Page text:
1747: Alexander Blackwell, who left them smiling

4 comments July 29th, 2008 Headsman

On this date in 1747,* the Swedes beheaded Scottish-born adventurer Alexander Blackwell for meddling with their line of succession.

Blackwell, “a man of mercurial and adventurous temperament,” had his printing business busted in England for having failed to precede it with the required apprenticeship, and was thrown in jail as a debtor.

To extricate the family from poverty, Blackwell’s wife Elizabeth thereupon launched an amazing career as an herbal limner, drawing, engraving, and hand-coloring editions with hundreds of plants that became a standard reference in the field in the late 1730’s, and whose revenues managed to liberate her spouse. (Elizabeth is still remembered on a plaque at the Chelsea Old Church, in her old neighborhood.)

That mercurial ex-deadbeat might have done better to stick close by his now highly esteemed wife (or possibly his brother, a bloviating classicist), but the wanderlust sent Alex abroad to wash ashore in Stockholm as physician to King Frederick I, where he was soon convicted (on evidence uncertain, apart from the torture-extracted confession) of having intrigued to alter the royal line of succession further to enmeshing Sweden in an alliance with Britain.

He protested his innocence on the scaffold. More memorably, perhaps, he laid his head the wrong way upon the chopping block, requiring the executioner to correct him — whereupon Blackwell cracked wise that he, after all, lacked experience at the art of being beheaded.

Mental Floss mined this outstanding exemplar of gallows humor in a cartoon about memorable exits. (Via History News Network.)

* Some sources, like this Google Books biography, offer August 9 as Blackwell’s execution date. The 11-day discrepancy is due to the still-pending adoption of the Gregorian calendar: July 29 was the date on the Julian calendar still in use in the realms both of Blackwell’s birth and death; in 1752 and 1753, respectively, Britain and Sweden would adopt the Gregorian system.

On this day..

Entry Filed under: 18th Century,Beheaded,Capital Punishment,Death Penalty,Doctors,England,Execution,Famous Last Words,Gallows Humor,History,Intellectuals,Notably Survived By,Power,Public Executions,Scotland,Sweden,Torture,Treason

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1520: Stockholm Bloodbath

7 comments November 8th, 2007 Headsman

On this date in 1520, four days after the Danish King Christian II gained the Swedish throne, nearly 100 prominent supporters of Swedish independence were executed en masse as a civil war’s apparent victors purged their enemies.

The Stockholm Bloodbath followed years of conflict between supporters of the Danish-dominated Kalmar Union and independence advocates under the banner of Sten Sture the Younger. With Sture’s death in battle earlier in 1520, the unionists had gained the upper hand. Stockholm, the last outpost of resistance, had held against four months’ siege before accepting a general amnesty in exchange for capitulation.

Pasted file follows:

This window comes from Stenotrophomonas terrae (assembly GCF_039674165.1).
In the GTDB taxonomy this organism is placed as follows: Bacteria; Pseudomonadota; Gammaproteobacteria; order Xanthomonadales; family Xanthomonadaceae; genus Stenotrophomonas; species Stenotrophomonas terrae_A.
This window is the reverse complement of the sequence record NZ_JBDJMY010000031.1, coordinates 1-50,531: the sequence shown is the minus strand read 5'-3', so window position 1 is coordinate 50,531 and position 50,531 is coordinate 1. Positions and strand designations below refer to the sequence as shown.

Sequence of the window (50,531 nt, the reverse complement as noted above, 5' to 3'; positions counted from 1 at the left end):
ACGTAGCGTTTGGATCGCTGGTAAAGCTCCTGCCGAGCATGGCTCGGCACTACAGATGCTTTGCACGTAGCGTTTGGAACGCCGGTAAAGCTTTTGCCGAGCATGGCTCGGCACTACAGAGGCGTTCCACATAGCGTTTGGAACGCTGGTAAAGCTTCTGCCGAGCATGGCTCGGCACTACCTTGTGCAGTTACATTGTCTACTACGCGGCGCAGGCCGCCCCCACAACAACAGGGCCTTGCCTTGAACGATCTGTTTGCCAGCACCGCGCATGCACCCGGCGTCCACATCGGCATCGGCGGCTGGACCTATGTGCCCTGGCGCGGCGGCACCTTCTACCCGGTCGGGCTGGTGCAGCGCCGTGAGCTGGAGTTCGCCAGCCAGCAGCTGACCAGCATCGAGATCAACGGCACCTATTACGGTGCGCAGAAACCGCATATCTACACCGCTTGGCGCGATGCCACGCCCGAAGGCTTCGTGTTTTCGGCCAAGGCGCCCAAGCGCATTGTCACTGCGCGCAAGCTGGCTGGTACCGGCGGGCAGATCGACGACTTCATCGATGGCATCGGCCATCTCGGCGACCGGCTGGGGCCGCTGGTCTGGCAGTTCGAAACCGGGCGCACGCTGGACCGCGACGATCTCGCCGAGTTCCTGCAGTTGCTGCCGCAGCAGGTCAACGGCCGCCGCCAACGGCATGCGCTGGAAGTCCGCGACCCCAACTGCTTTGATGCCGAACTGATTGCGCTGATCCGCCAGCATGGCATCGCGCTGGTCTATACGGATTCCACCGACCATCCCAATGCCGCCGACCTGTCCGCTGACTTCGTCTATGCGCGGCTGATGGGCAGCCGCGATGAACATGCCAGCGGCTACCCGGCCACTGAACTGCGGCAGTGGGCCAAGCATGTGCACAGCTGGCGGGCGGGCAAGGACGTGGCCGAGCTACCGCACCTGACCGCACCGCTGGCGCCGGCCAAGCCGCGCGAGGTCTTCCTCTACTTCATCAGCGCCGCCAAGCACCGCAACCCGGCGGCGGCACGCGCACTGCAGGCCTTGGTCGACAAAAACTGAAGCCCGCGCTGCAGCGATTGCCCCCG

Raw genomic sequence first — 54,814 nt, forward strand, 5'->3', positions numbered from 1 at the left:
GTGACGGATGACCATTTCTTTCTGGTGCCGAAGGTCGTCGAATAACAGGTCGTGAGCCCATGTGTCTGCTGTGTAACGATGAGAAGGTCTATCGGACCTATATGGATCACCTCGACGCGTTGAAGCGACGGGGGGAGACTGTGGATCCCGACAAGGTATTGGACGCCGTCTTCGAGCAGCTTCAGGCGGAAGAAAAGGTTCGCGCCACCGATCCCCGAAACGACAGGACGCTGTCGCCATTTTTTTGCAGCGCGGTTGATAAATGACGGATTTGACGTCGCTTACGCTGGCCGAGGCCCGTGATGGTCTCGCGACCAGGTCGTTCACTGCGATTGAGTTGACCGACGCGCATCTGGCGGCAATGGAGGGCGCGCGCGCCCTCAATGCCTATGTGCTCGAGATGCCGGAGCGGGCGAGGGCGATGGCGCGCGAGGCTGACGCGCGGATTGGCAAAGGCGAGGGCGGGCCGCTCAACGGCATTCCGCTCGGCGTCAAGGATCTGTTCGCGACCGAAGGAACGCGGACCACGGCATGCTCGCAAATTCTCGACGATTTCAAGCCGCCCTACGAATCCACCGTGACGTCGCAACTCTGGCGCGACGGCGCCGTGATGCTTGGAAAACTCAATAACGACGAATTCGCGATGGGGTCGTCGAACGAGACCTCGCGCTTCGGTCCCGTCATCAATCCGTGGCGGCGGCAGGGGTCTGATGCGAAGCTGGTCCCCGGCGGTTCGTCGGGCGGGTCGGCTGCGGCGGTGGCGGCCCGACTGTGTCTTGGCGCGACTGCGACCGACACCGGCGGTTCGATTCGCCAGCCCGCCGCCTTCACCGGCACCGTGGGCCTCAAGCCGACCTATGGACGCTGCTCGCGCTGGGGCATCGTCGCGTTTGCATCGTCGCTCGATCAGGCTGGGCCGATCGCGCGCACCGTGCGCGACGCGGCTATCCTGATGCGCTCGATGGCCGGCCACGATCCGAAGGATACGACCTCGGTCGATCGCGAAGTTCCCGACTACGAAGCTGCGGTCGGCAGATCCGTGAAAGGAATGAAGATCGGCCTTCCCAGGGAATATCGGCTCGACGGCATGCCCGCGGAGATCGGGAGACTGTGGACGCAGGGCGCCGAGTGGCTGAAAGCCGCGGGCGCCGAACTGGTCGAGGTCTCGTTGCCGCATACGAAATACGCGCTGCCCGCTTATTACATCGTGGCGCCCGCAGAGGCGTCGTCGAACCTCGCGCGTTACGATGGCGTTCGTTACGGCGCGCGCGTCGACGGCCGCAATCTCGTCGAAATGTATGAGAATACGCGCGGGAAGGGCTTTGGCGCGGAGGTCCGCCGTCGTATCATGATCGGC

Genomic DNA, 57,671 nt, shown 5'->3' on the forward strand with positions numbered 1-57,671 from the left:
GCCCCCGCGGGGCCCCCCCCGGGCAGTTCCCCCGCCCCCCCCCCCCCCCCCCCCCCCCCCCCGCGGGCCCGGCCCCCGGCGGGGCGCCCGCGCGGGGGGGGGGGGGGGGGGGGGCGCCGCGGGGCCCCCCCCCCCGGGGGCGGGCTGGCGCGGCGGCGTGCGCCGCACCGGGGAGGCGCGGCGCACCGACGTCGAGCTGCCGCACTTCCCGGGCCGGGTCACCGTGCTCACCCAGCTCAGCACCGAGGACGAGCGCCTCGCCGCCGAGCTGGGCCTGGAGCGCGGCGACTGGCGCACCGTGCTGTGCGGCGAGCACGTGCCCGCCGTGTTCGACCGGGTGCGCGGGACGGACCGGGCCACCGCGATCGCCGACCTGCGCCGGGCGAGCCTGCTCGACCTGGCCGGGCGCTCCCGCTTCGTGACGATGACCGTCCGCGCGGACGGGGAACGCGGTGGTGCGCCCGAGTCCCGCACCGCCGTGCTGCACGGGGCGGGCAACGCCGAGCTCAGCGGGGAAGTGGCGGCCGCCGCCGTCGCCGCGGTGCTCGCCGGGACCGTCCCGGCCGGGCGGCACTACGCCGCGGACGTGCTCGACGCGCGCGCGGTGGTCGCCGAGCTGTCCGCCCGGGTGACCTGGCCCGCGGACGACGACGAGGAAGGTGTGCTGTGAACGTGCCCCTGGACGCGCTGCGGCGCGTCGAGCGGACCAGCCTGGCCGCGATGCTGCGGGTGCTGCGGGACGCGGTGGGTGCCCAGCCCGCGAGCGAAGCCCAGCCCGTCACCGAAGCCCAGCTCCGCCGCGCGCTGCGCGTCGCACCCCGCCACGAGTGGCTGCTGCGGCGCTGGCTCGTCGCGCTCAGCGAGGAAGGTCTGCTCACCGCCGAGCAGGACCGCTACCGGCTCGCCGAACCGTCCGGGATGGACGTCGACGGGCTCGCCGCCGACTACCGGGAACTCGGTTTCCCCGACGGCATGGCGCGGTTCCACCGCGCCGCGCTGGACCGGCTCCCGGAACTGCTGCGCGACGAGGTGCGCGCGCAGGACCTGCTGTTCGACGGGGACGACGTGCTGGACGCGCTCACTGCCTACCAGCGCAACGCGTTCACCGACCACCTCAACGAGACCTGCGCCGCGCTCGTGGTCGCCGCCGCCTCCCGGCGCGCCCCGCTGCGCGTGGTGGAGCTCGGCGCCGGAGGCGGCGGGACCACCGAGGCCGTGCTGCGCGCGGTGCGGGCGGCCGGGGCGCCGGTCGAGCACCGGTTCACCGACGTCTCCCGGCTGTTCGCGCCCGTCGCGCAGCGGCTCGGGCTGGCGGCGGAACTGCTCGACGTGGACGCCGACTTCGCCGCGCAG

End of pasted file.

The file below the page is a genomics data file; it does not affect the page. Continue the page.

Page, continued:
But with the city in hand, Christian — known to Swedish history as “Christian the Tyrant” — had its leaders charged for having deposed during the conflict the pro-union Archbishop Gustav Trolle, construed as an offense against the Church not in the temporal authority’s power to reprieve. Less than 24 hours after this legal maneuver was sprung, public beheadings of prelates, merchants and burgomasters were underway at Stortorget* — and Sture’s remains were exhumed and posthumously burnt at the stake.

Stortorget

It proved a Pyrrhic victory for the Danish party.

Inside of three years, Christian himself had been deposed with multiple lands and factions throughout his realm in open revolt. Gustav Vasa, whose father had been one of the Stockholm Bloodbath’s victims, would not only decisively break Denmark’s hold on Sweden but found the Vasa Dynasty under which Sweden would burgeon into one of Europe’s great powers.

*One Hans Brask survived the purge despite having endorsed the removal of Archbishop Trolle. Brask supposedly placed a note under his seal on this document saying “To this I am forced and compelled.” This cunning device gave the Swedish tongue the word Brasklapp — a secret reservation.

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Entry Filed under: 16th Century,Beheaded,Denmark,Famous,God,Language,Mass Executions,Notably Survived By,Occupation and Colonialism,Politicians,Popular Culture,Posthumous Executions,Power,Public Executions,Summary Executions,Sweden,Treason,Wartime Executions

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